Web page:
Fog had settled on the windows, coating the glass with icy breath and pattern. The warmth of the room inside spread tendrils of heat along the same glass; thin lines, like scrapes left behind by manicured fingernails, appeared in the frost. She wanted to press her hand to that window, to see the print of her flesh warm the cold and melt the ice. She didn't move from her seat in the middle of the room; she only stared off to her distant left and waited. A dark shape passed the window, a silhouette that faintly resembled some half-human beast, tall and without much discernible form, save broad shoulders and a hint of the shape of a human body. That silhouette edged forward and turned toward the door, blending into the shadows. It was a cold night.
The door opened, the bell ringing. The low whistling of the wind blew white crystalline water into the room as a draft of air brought a chill to her bare neck. She turned with a smile, watching him close the door, his cheeks brightly reddened, laughing with the man closest to the door who had said something laughable about the cruelty of opening a door to let the bitterness in. She smiled even as he turned, the traces of laughter still on his smooth face, to meet her eyes and then turn away to the bar. She smiled as he greeted the bartender, their friends, their friends' wives and girlfriends. She smiled when he made his way to her, kissed the top of her head and took the seat next to her.
"Nice table," he said. "Didn't I reserve one closer?"
"I don't think so," she replied, taking a sip of water. "Robbie told me this was the one, so I guess if I'm wrong, we'll have to take it up with him."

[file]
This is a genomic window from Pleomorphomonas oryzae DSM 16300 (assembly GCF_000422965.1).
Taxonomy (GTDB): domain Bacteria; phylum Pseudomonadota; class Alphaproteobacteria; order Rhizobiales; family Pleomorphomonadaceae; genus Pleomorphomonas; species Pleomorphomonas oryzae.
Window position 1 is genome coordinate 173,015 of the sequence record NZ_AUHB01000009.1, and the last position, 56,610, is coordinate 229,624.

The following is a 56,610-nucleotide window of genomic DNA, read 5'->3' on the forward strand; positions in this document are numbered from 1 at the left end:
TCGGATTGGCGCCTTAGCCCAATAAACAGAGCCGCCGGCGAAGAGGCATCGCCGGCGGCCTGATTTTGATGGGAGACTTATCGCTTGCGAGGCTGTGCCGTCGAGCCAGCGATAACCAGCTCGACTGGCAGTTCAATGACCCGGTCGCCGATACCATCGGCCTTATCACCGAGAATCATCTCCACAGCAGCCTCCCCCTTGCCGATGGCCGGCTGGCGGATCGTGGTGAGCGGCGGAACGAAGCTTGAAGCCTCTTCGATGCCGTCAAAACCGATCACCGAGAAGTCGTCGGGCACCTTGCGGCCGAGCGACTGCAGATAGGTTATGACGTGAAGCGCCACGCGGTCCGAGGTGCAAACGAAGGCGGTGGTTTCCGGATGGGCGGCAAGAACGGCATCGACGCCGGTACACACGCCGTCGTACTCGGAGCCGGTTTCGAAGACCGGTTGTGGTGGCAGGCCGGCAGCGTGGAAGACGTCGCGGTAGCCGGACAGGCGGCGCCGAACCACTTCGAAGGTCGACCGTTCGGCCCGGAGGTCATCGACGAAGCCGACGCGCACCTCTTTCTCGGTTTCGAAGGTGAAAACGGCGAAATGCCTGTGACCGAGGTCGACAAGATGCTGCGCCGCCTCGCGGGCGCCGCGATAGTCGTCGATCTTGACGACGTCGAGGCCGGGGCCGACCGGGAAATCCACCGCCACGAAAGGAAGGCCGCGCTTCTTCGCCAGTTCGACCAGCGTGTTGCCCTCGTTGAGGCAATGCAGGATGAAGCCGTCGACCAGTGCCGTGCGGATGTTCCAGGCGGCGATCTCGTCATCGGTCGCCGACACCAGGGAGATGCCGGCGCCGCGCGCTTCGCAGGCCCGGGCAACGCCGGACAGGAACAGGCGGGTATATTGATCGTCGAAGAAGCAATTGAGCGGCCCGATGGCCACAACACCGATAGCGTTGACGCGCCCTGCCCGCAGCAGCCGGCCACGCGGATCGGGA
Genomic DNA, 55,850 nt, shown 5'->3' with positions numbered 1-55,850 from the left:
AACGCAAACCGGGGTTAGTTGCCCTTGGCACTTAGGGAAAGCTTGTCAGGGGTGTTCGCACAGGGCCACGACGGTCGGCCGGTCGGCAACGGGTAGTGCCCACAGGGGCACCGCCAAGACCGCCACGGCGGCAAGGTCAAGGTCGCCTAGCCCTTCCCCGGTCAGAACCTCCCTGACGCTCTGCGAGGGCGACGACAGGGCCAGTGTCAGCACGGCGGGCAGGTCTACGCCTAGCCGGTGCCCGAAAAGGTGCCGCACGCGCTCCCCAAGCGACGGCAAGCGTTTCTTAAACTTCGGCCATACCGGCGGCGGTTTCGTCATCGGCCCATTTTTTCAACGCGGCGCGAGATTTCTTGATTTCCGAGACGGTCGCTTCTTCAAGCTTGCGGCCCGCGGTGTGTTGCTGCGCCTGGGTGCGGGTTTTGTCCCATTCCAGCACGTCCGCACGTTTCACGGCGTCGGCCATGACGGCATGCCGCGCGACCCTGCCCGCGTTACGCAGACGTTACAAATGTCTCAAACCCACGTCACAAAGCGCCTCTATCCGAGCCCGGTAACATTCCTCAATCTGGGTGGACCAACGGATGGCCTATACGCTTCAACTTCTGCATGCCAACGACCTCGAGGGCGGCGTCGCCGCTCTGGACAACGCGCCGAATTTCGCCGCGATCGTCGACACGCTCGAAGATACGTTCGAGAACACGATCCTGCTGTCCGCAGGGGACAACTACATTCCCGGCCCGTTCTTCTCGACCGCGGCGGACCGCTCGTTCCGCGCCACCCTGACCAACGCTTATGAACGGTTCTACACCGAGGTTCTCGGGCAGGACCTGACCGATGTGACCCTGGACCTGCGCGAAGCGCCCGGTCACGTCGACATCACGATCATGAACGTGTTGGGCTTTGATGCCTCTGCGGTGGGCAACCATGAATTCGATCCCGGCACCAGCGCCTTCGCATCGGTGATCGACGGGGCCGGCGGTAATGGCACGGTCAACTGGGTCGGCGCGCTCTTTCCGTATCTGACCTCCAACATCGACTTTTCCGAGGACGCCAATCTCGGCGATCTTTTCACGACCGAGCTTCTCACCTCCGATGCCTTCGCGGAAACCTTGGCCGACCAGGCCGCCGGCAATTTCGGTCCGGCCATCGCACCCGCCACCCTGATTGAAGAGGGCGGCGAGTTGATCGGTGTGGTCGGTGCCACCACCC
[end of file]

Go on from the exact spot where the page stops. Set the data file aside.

"Don't be a smart ass," he said admonishingly, taking her hand in his and smiling into her face.
She reddened. "I'm sorry."
Music began to play; the band had gotten to the stage while she spoke with Nathaniel. She spared a glance for the musicians and when her eyes returned, his had flicked forward, also. He still gripped her hand. She smiled to herself, drinking in his features like wine. The overhead light glinted in his silver eyes: silver, not gray or blue, but a swirling silver that she could never decide was real or a result of colored contacts. She never asked. He possessed a quality of mystery that wasn't really secret; it often seemed simultaneously that he could speak to you and include you and love you but always be watching, calculating, careful.
He was like that, she often supposed; it was enough that they were in love without analyzing their reasons and she would never pressure him to.
The room had become much colder with the opening of the door. Sara couldn't tell if anyone else noticed, but gooseflesh had prickled all along her arms, and Nathaniel still held her hand in his. There was little warmth to be had in the once cheery room. Her eyes traveled the line of the microphone cord to the edge of the stage, to the wall, to the shadows behind and along the trim at the floor. The window to her left was open just enough to let the air flow in and creep along between the feet of the customers; the cold had swept up her bare legs, leaving her nerves tingling. The movement of the air had erased the icy patterns from the windowpane; it was blank, bare, and black as the night it reflected.